The career of Kenneth Branagh is a strange one. For his first 20 years as a director of feature-length films, he primarily concentrated on directing big-screen adaptations of stage plays (largely the works of William Shakespeare), with only occasional digressions from this mold with films like Dead Again. Then along came the 2011 film Thor, and suddenly, Branagh had found a new career path. He was a journeyman director for big-budget American movie adaptations, projects like Jack Ryan: Shadow Recruit, Murder on the Orient Express, or Artemis Fowl. After a career largely built on following the stories of others, Branagh has crafted an original film inspired by his own childhood with his latest directorial effort, Belfast.
Taking place in Branagh's home country of Belfast, Northern Ireland, Belfast follows the exploits of Buddy (Jude Hill), a kid who is roughly the same age as Branagh was in the fateful year of 1969. While Americans were going to the Moon, Buddy and his family, led by his unnamed mother (Caitríona Balfe) and father (Jamie Dornan), are just struggling to get by. Their neighborhood is being rocked by The Troubles, a real-world event that most prominently impacts Buddy and his neighbors through angry Protestants rioting over the nearby existence of Catholics. Meanwhile, exorbitant rent and tax problems keep the family weighed down by financial problems. Plus, Buddy's got his own seemingly world-shattering issues to deal with, like a crush he's formed on a lady classmate or his difficulty getting a good grip on those pesky division problems.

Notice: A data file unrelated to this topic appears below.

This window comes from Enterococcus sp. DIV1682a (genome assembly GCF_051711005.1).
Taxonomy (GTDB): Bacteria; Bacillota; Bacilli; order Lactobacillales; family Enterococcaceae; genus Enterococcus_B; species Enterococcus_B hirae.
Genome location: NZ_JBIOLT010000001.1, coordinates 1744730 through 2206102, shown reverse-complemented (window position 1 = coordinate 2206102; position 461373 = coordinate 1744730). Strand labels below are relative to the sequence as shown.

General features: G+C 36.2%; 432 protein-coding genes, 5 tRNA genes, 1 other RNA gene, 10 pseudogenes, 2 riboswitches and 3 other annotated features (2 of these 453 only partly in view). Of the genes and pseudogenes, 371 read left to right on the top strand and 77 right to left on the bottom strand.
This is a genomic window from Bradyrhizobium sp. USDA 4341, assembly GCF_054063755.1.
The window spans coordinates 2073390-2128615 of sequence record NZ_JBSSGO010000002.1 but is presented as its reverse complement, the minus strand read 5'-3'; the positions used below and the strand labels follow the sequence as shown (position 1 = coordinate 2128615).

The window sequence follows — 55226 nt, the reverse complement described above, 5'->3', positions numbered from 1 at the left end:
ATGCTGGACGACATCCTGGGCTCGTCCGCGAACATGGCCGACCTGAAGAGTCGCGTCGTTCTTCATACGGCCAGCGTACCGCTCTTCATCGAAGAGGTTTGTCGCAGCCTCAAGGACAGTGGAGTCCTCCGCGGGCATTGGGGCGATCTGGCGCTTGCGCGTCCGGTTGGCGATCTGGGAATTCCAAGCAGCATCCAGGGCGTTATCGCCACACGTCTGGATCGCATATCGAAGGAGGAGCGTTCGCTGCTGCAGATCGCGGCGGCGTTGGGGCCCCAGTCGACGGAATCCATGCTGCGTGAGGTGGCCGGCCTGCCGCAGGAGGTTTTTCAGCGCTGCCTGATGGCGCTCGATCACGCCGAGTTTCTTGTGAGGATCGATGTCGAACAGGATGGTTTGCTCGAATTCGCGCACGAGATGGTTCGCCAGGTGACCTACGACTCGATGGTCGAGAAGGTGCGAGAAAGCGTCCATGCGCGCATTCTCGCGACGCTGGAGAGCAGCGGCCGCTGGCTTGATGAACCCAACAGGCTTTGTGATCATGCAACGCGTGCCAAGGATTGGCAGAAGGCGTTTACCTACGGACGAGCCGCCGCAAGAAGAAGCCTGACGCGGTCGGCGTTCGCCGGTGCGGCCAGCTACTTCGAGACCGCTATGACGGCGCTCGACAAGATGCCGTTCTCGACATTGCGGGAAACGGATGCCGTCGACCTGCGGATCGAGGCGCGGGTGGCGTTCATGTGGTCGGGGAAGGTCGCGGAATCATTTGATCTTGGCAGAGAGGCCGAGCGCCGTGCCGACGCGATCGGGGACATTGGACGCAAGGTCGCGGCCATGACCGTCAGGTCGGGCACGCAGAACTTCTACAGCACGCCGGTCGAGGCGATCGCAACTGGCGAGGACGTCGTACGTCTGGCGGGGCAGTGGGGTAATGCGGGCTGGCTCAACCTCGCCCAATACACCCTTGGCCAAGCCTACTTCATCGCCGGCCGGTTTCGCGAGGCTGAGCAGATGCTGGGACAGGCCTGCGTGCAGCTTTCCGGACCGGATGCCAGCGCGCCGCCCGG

Branagh's screenplay is juggling a lot, as made apparent by an opening scene depicting Buddy's tranquil home life that gets abruptly upended by the sudden presence of rioters, who turn a happy-go-lucky street into a war zone. The sudden tonal shift here sets the stage for what's to come in Belfast, as plenty of other scenes oscillate quickly from being cutesy to tragic to scary in an instant. Despite how often Branagh wants to engage in veering from one mood to another, the best scenes of Belfast are the ones that remain slow and steady. Unsurprisingly, Branagh, who has extensive experience directing dialogue-heavy movies, excels in capturing mundane conversations between Buddy and his relatives.
Jude Hill engages in a realistic rapport with his loved ones, particularly his grandma and grandpa, played by Judi Dench and Ciaran Hinds respectively. Any scenes involving the elderly members of Buddy's family imparting stories or wisdom to this youngster are the highlight of Belfast. Hinds and Dench convey years of experience but also engaging warmth in their screen presence. The duo also captures a touching sense of melancholy over knowing their time on this Earth is finite. Being unable to speak this truth aloud around a small child does this poignant part of Belfast a lot of good. Restraint just makes the underlying temporary nature of these characters feel all the more potent.